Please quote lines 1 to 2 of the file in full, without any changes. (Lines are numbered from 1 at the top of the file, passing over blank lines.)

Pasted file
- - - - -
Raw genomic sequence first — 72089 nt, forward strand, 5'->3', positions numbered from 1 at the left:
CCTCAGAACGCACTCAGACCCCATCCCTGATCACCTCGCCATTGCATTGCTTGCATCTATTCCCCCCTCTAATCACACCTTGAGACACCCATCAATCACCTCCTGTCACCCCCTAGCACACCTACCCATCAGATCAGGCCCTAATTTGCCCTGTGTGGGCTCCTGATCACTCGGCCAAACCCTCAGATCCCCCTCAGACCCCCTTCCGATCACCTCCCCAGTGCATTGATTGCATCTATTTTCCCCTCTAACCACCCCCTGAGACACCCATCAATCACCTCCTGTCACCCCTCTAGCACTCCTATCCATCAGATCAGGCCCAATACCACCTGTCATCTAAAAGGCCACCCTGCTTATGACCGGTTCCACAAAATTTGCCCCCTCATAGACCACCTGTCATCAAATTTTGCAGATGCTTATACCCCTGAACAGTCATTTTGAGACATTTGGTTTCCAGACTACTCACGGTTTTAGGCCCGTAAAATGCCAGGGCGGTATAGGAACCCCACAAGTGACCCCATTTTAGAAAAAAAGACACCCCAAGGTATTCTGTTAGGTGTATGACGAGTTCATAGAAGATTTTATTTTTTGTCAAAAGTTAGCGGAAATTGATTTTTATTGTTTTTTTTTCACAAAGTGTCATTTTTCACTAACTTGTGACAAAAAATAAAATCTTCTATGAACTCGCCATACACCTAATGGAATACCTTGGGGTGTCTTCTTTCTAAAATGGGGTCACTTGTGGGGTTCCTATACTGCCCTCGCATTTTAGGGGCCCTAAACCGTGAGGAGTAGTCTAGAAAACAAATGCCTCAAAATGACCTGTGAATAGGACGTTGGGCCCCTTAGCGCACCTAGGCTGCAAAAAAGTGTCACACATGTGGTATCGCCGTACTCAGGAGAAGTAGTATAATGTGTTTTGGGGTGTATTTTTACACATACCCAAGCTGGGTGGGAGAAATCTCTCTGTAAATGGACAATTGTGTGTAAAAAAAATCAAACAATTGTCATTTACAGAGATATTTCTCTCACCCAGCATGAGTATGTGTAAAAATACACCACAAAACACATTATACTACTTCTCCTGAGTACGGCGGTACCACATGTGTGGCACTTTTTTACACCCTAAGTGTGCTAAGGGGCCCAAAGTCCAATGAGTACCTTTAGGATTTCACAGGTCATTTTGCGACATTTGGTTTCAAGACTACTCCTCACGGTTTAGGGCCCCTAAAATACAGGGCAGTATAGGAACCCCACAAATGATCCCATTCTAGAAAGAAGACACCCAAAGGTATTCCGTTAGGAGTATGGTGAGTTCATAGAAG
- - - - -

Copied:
Raw genomic sequence first — 72089 nt, forward strand, 5'->3', positions numbered from 1 at the left:
CCTCAGAACGCACTCAGACCCCATCCCTGATCACCTCGCCATTGCATTGCTTGCATCTATTCCCCCCTCTAATCACACCTTGAGACACCCATCAATCACCTCCTGTCACCCCCTAGCACACCTACCCATCAGATCAGGCCCTAATTTGCCCTGTGTGGGCTCCTGATCACTCGGCCAAACCCTCAGATCCCCCTCAGACCCCCTTCCGATCACCTCCCCAGTGCATTGATTGCATCTATTTTCCCCTCTAACCACCCCCTGAGACACCCATCAATCACCTCCTGTCACCCCTCTAGCACTCCTATCCATCAGATCAGGCCCAATACCACCTGTCATCTAAAAGGCCACCCTGCTTATGACCGGTTCCACAAAATTTGCCCCCTCATAGACCACCTGTCATCAAATTTTGCAGATGCTTATACCCCTGAACAGTCATTTTGAGACATTTGGTTTCCAGACTACTCACGGTTTTAGGCCCGTAAAATGCCAGGGCGGTATAGGAACCCCACAAGTGACCCCATTTTAGAAAAAAAGACACCCCAAGGTATTCTGTTAGGTGTATGACGAGTTCATAGAAGATTTTATTTTTTGTCAAAAGTTAGCGGAAATTGATTTTTATTGTTTTTTTTTCACAAAGTGTCATTTTTCACTAACTTGTGACAAAAAATAAAATCTTCTATGAACTCGCCATACACCTAATGGAATACCTTGGGGTGTCTTCTTTCTAAAATGGGGTCACTTGTGGGGTTCCTATACTGCCCTCGCATTTTAGGGGCCCTAAACCGTGAGGAGTAGTCTAGAAAACAAATGCCTCAAAATGACCTGTGAATAGGACGTTGGGCCCCTTAGCGCACCTAGGCTGCAAAAAAGTGTCACACATGTGGTATCGCCGTACTCAGGAGAAGTAGTATAATGTGTTTTGGGGTGTATTTTTACACATACCCAAGCTGGGTGGGAGAAATCTCTCTGTAAATGGACAATTGTGTGTAAAAAAAATCAAACAATTGTCATTTACAGAGATATTTCTCTCACCCAGCATGAGTATGTGTAAAAATACACCACAAAACACATTATACTACTTCTCCTGAGTACGGCGGTACCACATGTGTGGCACTTTTTTACACCCTAAGTGTGCTAAGGGGCCCAAAGTCCAATGAGTACCTTTAGGATTTCACAGGTCATTTTGCGACATTTGGTTTCAAGACTACTCCTCACGGTTTAGGGCCCCTAAAATACAGGGCAGTATAGGAACCCCACAAATGATCCCATTCTAGAAAGAAGACACCCAAAGGTATTCCGTTAGGAGTATGGTGAGTTCATAGAAG